I might add in conclusion, that contrary to a Department of Interior report saying in effect that it is not necessary to have a majority of Native people on the statewide board, I feel very strongly that the natives should have majority on the boards. A mixed composition is however desirable because it would tend to give a check and balance while not materially effecting the wishes of the Natives. The same holds true in any democratic government and I need not go into that extensively.

It is also my hope that the membership in the statewide organization as is in S-1830 would be enlarged as to reflect representative from each regional corporations.

Thus concludes my personal thoughts on the need for the regional corporations.

September 24, 1969.

From: Harrison Loesch, Assistant Secretary of the Interior, Washington, D.C.

To: Mr. Frederick Paul, Attorney at Law, 1310-1411 Fourth Avenue Building, Seattle, Wash.

Your seven proposed claims attorney contracts with the members of the Arctic Slope Native Association listed below, submitted for approval June 26, 1969, are hereby disapproved pursuant to title VI of the act of April 11, 1968:

Village: Date of contract

Atkasook Community--------------------------------------------Apr. 2, 1969

Anaktuvuk Pass Community-----------------------------------Do.

Barrow Community-----------------------------------------------Apr. 1, 1969

Barter Island--------------------------------------------------------Apr. 14, 1969

Nooiksut Community---------------------------------------------Apr. 3, 1969

Point Lay Community--------------------------------------------Apr. 1, 1969

Wainwright Community------------------------------------------Apr. 3, 1969

Further information to follow by letter.




The Inupiat Eskimos tribally represented as the Arctic Slope Native Association, petitioners v. The Bureau of Land Management, an agency of the Department of the Interior; the State of Alaska

Petition for injunction

The Inupiat Eskimos of Arctic Alaska, the indigenous and original occupants of that part of Alaska known as the Arctic Slope, and their duly elected group or tribal representatives known as The Arctic Native Association, the same being the sole tribal or group council authorized to do business in their name, hereby petition the Honorable Court and the Justices presiding therein for an injunction against the above named respondents to prohibit them from any further selling, leasing or subletting or in any way of further disposing of the land or the resources, or the revenue from said land, resources, or the exploratory rights to, or any other interest derived from said land lying within the boundaries of an area lying north of a line running east from the Bering Sea along the 68 deg N. latitude to the 147 deg., W. meridian, thence north along said meridian to 68 deg. 30 min. N. latitude, thence east along said latitude to the 141 deg W. meridian; an area to which the Inupiat Eskimo holds unextinguished aboriginal title by reason of use and original occupancy from time immemorial, said use and occupancy occurring until the present day, and said title has never been terminated by law, treaty, or sale.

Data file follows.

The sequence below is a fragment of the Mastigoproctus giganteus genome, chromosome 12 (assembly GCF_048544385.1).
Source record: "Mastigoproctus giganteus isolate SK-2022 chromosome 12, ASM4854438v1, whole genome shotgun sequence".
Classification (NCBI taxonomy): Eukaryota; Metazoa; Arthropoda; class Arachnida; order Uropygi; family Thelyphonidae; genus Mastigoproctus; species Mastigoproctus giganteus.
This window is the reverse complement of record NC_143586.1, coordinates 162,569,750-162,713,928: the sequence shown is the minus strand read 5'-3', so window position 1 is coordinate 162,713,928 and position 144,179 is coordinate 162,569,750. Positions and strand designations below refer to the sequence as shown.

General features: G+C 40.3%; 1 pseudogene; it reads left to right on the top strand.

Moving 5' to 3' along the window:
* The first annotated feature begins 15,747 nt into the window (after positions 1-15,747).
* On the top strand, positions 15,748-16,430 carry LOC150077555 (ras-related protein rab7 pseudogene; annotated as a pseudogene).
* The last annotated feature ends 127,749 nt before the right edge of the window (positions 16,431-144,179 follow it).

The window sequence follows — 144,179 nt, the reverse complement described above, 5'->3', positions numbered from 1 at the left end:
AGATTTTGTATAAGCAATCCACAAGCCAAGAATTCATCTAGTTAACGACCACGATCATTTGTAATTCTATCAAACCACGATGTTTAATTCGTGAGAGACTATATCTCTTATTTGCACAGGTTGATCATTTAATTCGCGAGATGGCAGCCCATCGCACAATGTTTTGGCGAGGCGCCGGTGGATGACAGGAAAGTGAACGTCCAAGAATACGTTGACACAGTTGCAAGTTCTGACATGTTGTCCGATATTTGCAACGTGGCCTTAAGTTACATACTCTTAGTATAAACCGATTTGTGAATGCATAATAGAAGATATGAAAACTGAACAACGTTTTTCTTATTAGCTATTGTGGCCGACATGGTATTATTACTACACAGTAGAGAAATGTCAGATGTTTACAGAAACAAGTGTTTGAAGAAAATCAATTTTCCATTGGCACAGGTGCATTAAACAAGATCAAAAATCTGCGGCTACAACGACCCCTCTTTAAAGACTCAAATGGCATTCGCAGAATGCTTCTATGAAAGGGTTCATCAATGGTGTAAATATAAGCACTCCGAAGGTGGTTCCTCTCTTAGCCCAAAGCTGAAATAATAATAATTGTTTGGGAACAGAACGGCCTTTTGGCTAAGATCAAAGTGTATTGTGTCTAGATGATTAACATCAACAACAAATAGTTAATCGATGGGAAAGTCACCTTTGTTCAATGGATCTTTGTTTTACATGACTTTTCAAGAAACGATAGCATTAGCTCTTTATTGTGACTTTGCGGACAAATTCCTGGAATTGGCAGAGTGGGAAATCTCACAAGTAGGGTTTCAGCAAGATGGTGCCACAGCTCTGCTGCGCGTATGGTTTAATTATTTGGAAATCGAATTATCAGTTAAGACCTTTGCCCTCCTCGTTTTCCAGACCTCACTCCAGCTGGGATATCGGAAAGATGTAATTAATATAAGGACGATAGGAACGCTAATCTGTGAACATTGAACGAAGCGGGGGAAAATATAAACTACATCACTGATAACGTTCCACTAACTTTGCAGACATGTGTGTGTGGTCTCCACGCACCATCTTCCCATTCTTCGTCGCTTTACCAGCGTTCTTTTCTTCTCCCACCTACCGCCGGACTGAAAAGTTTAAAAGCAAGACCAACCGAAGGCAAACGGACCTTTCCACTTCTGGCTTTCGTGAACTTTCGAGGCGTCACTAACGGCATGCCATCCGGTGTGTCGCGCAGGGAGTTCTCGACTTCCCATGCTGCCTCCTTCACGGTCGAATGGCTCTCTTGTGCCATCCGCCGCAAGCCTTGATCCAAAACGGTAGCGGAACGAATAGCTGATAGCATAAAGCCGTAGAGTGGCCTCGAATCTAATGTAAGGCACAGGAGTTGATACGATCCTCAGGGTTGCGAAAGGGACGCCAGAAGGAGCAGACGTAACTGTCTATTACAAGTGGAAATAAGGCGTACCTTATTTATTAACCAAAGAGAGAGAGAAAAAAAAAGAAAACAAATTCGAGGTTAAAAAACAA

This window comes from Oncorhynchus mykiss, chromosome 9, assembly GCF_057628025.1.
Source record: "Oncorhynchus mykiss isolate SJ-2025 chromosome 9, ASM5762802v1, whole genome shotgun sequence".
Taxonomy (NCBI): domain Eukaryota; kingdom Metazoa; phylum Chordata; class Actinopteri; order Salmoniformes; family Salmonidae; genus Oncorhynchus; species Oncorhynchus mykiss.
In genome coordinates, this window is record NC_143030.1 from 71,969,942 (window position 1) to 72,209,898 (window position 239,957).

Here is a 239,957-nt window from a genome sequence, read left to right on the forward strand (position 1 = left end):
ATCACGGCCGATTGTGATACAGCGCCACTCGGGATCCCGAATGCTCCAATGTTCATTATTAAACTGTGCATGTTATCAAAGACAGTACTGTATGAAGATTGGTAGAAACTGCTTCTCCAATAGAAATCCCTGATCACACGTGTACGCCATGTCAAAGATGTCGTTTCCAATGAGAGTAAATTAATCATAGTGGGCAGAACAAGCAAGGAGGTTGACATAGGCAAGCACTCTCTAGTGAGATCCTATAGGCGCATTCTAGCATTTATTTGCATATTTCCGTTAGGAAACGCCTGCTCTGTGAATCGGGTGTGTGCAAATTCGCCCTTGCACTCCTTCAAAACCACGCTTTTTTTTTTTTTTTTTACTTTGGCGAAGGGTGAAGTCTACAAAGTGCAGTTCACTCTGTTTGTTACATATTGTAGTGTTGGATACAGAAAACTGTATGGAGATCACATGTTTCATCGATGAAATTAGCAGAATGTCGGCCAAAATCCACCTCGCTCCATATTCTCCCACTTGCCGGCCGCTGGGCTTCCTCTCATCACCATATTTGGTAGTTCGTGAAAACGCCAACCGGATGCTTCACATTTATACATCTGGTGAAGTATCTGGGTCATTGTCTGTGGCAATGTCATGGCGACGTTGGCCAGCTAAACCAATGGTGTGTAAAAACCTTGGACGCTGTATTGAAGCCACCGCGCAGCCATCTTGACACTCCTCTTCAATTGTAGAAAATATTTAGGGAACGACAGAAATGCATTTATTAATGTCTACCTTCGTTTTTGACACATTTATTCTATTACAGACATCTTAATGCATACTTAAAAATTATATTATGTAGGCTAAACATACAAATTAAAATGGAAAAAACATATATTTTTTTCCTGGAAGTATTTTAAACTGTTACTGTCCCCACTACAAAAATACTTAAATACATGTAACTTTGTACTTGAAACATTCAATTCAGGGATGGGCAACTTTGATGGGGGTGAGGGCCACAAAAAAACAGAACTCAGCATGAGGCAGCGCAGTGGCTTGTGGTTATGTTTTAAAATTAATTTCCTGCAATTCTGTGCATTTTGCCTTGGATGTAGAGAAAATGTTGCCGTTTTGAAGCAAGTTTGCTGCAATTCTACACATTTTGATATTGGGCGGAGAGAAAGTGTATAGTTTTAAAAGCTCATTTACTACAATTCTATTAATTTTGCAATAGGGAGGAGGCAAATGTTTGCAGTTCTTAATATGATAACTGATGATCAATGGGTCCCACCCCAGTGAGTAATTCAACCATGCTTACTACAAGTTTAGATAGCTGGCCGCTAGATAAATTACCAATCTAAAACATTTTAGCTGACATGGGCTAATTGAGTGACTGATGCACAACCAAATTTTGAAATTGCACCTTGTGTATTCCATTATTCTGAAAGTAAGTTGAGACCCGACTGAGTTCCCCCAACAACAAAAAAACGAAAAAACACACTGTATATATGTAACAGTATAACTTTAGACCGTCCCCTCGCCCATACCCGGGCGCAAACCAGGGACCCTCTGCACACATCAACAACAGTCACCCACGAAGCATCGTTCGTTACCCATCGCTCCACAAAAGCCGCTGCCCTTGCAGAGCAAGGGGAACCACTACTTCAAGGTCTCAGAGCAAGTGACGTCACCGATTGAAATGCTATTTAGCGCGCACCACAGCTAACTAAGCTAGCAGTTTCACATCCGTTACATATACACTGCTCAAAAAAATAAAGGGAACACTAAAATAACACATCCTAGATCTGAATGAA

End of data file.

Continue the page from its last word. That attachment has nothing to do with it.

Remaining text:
In January 1966, said Association, for and on behalf of all Inupiat Eskimos, being duly authorized by the tribe to do so, filed a claim of protest, as prescribed by law in such cases, to demur against the violations of the Bureau of Land Management and the State of Alaska, of this unextinguished title by their arbitrary and uncompensated appropriation of said lands. To date they jointly and severally have failed to halt these practices.